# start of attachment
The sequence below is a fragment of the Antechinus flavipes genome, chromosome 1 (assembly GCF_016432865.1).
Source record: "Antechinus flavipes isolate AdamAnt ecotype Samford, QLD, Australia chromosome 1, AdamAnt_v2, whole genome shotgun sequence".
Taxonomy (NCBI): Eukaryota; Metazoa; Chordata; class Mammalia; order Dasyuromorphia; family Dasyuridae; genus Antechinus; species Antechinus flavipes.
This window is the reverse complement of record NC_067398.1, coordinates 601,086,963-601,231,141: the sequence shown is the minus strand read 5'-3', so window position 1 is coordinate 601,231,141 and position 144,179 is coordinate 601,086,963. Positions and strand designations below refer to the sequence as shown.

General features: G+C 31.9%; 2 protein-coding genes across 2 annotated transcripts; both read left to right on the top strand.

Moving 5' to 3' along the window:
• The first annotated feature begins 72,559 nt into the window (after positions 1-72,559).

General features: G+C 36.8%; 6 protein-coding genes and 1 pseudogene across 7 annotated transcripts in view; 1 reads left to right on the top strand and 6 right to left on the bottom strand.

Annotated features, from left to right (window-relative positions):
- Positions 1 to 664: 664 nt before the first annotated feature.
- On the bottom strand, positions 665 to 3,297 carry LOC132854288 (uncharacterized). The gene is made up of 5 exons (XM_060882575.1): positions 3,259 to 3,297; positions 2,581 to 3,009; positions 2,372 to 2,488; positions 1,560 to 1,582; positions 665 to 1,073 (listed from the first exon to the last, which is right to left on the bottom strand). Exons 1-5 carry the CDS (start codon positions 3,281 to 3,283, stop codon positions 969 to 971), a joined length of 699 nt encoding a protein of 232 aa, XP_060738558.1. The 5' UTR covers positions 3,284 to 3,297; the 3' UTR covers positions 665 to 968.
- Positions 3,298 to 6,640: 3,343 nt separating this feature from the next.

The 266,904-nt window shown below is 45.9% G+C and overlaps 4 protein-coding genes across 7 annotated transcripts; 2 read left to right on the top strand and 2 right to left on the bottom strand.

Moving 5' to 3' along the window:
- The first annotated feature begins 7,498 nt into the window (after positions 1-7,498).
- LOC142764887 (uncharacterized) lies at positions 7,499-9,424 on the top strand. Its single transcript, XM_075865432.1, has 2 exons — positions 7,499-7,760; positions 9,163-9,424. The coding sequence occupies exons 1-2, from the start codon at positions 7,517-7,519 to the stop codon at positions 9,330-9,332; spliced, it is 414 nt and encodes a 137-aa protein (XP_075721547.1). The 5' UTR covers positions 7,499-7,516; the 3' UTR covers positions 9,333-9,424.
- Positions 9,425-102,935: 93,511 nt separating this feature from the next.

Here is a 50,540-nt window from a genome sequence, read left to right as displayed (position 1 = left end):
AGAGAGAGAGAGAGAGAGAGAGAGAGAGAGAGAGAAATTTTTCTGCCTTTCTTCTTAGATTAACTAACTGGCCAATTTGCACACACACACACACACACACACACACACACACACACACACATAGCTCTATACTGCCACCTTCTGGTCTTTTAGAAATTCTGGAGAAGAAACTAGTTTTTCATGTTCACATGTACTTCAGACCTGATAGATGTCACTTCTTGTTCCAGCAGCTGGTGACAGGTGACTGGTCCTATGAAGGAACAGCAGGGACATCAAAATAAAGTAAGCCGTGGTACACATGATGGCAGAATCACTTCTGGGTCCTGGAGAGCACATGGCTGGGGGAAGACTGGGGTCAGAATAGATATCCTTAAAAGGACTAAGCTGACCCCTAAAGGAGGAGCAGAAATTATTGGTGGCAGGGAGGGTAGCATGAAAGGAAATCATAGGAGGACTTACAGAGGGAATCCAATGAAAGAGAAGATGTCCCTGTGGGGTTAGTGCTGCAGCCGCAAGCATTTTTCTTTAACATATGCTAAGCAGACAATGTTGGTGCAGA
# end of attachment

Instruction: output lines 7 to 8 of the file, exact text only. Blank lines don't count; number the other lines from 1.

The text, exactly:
• The first annotated feature begins 72,559 nt into the window (after positions 1-72,559).

General features: G+C 36.8%; 6 protein-coding genes and 1 pseudogene across 7 annotated transcripts in view; 1 reads left to right on the top strand and 6 right to left on the bottom strand.